Harry's Code Class (September 2007)

24 Sep, 2007

VBA vs. Visual LISP: The Debate Continues

VBA is far more versatile, but Visual LISP goes with AutoCAD
like jam on toast. How does one choose?

In last month's edition of Harry's Code Class, I asked which programming language you would like me to focus on most. The current tally in the Cadalyst Hot Tip Harry -- Help! Discussion Forum has Visual LISP and VBA almost even, with only a few requests for Object ARX and .NET. That makes sense, because Visual LISP and VBA are supplied with AutoCAD. (If you'd like to add your two cents' worth to the discussion, log on to the forum today. Use is free, but requires registration.)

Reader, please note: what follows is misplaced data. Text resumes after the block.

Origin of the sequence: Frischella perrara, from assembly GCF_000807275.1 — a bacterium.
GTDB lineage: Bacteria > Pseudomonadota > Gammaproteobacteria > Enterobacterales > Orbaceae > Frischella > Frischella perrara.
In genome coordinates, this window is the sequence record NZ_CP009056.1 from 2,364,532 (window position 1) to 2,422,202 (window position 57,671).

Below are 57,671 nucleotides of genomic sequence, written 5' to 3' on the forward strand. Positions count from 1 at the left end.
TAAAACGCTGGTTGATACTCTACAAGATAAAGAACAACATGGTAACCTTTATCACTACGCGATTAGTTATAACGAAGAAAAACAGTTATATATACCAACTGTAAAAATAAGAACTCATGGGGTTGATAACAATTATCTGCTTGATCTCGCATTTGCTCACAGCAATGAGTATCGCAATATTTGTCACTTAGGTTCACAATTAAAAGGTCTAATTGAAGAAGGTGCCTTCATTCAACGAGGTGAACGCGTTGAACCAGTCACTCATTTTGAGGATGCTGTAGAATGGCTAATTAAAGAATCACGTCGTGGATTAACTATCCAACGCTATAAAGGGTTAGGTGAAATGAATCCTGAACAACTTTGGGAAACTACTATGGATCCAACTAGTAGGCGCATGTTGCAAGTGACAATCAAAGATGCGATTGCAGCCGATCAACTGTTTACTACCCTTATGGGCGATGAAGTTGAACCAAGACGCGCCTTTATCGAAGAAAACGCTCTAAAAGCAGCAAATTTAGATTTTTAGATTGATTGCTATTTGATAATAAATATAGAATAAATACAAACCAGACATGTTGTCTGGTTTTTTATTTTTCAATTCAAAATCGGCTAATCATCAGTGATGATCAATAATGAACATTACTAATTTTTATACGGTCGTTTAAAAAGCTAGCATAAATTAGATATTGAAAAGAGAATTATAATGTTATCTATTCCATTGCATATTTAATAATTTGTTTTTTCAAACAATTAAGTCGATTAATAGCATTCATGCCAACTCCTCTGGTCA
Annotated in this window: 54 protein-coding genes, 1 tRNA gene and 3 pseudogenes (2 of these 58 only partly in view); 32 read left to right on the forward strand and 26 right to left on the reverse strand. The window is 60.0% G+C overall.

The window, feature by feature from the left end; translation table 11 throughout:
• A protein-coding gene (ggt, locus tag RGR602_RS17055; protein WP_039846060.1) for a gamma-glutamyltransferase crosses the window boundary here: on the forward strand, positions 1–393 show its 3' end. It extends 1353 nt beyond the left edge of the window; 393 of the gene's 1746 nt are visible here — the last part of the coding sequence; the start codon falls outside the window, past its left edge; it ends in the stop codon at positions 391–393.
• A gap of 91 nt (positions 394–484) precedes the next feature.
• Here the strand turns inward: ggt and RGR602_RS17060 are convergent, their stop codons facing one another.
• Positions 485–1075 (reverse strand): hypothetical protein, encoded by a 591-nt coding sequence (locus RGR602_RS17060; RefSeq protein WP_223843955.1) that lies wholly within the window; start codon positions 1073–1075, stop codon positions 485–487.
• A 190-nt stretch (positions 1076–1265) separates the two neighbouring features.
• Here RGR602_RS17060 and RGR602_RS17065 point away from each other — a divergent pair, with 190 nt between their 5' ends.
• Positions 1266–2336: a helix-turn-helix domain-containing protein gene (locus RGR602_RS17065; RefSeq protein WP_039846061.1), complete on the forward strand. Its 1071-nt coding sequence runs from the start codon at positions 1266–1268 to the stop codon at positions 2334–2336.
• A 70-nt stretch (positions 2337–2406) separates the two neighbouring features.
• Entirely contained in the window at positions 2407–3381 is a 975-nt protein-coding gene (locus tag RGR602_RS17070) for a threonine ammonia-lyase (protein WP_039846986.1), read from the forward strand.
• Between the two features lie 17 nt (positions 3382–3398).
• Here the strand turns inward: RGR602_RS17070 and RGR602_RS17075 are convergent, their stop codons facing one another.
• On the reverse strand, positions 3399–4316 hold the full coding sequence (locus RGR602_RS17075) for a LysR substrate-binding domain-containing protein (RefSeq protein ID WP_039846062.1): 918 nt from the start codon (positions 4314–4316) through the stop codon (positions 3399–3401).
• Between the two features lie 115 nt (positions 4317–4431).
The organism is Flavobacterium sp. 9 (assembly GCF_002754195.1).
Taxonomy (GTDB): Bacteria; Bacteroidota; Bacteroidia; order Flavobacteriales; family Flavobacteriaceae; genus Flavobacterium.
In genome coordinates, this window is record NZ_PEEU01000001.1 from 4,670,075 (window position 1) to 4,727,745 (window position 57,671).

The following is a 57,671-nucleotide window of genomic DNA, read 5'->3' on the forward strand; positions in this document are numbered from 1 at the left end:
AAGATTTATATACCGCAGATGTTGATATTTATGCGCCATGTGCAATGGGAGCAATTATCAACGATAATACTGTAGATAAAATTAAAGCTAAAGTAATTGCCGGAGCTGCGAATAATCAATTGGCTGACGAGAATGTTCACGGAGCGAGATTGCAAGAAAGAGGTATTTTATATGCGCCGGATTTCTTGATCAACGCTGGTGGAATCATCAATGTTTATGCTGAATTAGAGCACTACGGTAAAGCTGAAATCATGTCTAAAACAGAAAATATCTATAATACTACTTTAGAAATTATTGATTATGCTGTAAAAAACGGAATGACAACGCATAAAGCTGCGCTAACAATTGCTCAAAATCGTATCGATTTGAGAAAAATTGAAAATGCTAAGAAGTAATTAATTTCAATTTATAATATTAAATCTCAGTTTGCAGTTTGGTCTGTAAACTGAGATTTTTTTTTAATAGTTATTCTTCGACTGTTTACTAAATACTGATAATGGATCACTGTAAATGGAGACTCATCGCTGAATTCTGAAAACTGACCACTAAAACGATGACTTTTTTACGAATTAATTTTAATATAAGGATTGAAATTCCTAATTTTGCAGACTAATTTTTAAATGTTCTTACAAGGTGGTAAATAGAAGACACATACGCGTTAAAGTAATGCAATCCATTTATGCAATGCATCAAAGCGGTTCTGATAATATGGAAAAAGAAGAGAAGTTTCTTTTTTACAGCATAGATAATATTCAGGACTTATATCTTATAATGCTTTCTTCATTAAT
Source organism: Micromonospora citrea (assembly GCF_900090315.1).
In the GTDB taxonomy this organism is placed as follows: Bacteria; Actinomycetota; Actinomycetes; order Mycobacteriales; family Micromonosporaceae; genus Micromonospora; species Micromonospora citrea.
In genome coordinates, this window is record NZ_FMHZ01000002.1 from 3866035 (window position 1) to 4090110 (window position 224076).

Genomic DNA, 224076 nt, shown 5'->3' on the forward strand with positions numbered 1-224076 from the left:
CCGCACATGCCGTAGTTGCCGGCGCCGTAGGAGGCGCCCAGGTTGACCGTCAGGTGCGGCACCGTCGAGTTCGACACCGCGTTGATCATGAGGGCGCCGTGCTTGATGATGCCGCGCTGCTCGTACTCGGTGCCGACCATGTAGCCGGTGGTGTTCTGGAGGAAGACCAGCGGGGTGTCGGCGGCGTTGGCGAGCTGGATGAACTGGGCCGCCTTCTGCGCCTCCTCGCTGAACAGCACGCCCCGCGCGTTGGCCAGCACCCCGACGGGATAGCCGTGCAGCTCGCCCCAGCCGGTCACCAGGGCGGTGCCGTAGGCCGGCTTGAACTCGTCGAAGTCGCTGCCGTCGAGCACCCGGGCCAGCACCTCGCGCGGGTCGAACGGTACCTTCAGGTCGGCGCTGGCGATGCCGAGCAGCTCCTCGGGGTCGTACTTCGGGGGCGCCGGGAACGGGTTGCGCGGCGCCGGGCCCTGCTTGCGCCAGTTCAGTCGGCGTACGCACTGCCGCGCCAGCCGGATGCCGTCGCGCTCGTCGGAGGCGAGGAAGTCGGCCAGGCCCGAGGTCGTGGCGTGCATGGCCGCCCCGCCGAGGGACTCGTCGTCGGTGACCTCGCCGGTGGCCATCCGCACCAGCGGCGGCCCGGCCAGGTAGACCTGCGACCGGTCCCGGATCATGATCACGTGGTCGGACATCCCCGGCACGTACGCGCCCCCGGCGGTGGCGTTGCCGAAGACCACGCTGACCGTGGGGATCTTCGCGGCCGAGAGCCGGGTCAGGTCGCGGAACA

Both Visual LISP and VBA have their respective strengths and weaknesses, as mentioned by the forum respondents. Some of the comments included with the votes have been interesting, and I want to take the opportunity to expand on a few of them in this edition. Such a discussion will enlighten many who are very new to the world of AutoCAD customization.

Benefits of VBA
One of the strongest arguments for working with VBA is that you can use it to customize other programs as well -- primarily Microsoft Office products such as Word, Excel, Outlook, and Access. VBA is a variation of the BASIC language, which has been a part of the Microsoft family for decades in one fashion or another. As the name implies, BASIC (Beginners All-purpose Symbolic Instruction Code) is an easy language to read and learn. It was created to teach computer programming skills and has a similar syntax to many other programming languages. BASIC has evolved over the decades; the most current variation is Visual BASIC from Microsoft.